Sunday, August 15, 2010

A Sweet Deal

I've been neglecting Watching America the last few weeks because our national papers have had plenty to keep my blood pressure up. This week I ambled over, and I'm glad I did. I found an article from Junge Welt which makes it clear that one facet of our economy is booming: the weapons companies.

Recently, the Wall Street Journal published a huffy piece outraged that the US government was selling fighter jets and other armaments to Saudi Arabia. What the article didn't make clear was, first, that the George W. Bush administration had been selling armaments to Saudi Arabia, and second, that the material being sold were essentially upgrades to fighter planes sold to that country 30 years ago. The point the WSJ was trying to make is that poor Israel would now be doomed.

Of course, that is certainly not the case, and for several reasons. First, the Israeli government jawboned our government into agreeing that the F-15s being shipped to the Saudis would not be the top of the line, most up to date version of the fighter plane.

Second, and here's the real kicker:

...The planned deliveries, which have already begun, mean a win-win situation for the U.S. armaments industry: according to agreements already long in effect, the United States unconditionally and perpetually guarantees Israeli military superiority in the region. The deals with Arab states, therefore, automatically assure that Israel will receive additional counterbalancing weaponry, a part of which is paid for by American taxpayers. [Emphasis added]

But, wait! there's more!

The WSJ had to have known all of this, but as a favor to the Israeli government and to the armament industries, they proceeded to publish this piece filled with faux outrage, knowing that both the munition boys and the Israelis would win and win big with this bit of puffery:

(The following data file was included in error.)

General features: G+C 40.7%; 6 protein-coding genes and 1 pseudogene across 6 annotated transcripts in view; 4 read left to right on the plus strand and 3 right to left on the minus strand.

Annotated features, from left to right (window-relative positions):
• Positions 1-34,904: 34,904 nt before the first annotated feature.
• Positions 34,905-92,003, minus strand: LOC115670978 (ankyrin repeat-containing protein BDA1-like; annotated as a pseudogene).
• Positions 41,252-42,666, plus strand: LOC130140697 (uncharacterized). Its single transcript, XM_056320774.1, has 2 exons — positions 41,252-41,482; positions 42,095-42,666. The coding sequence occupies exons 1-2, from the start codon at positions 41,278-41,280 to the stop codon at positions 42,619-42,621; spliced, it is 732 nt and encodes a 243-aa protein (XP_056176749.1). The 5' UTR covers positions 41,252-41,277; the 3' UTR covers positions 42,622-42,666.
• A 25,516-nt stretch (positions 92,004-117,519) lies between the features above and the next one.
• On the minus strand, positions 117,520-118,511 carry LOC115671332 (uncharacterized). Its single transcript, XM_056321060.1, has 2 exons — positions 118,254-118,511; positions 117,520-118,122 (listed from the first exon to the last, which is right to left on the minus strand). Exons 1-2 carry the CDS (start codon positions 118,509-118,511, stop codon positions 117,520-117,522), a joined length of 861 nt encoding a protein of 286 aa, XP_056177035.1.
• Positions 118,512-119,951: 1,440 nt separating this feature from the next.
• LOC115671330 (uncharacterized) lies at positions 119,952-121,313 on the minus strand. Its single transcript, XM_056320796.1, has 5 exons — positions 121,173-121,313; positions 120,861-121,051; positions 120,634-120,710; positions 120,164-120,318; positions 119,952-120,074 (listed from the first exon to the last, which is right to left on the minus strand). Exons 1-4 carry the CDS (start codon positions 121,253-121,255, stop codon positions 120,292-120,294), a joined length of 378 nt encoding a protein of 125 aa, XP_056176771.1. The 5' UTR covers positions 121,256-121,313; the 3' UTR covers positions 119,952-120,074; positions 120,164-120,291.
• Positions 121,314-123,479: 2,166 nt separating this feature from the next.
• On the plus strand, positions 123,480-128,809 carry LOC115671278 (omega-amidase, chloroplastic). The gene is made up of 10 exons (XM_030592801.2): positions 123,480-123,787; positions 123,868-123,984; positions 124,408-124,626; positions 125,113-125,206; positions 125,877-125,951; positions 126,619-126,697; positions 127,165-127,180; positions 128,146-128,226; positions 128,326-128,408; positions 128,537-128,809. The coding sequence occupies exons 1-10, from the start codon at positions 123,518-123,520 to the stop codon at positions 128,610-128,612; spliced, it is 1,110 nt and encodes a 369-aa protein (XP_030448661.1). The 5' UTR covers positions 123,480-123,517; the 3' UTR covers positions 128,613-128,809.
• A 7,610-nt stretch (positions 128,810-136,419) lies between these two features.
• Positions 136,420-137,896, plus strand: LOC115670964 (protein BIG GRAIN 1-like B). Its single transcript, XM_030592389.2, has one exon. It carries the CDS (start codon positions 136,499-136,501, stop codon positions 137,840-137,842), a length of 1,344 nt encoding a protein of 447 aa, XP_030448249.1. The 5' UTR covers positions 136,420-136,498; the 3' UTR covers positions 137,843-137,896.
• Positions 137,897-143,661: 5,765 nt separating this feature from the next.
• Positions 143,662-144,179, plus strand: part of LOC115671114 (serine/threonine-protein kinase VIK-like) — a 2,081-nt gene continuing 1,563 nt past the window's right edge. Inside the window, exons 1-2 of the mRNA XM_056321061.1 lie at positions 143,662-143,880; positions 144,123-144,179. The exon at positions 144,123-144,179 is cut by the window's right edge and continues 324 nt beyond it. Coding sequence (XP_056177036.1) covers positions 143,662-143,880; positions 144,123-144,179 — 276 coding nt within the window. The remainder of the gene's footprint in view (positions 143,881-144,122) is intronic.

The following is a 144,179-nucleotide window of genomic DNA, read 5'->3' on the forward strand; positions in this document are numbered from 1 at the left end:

In reality, it appears the reports were instigated by the WSJ in order to provide Israel justification for its own armaments wishes. Israel had planned to buy 75 F-35 Joint Strike Fighters -- a model already superior to the most modern version of the F-15 -- but, because of the high cost, currently it can only afford 20 of these aircraft. By publicizing the deal, the WSJ could be trying to toss a monkey wrench into the machinery so that Israel gets a larger number of F-35 aircraft, free of charge.

I would call this a win-win situation, except for one thing. Yes, Israel and the captains of that industry both make out like bandits. The taxpayers, however, aren't so lucky. We'll be picking up the tab for a bunch of fighter jets that our own government won't purchase because they are too damned expensive.

So, we're laying off teachers, people are losing their homes, unemployment benefits are running out for hundreds of thousands of people, but we're adding to the armaments of governments in the most volatile part of the planet.

Nope, no change here. I even looked under the refrigerator.

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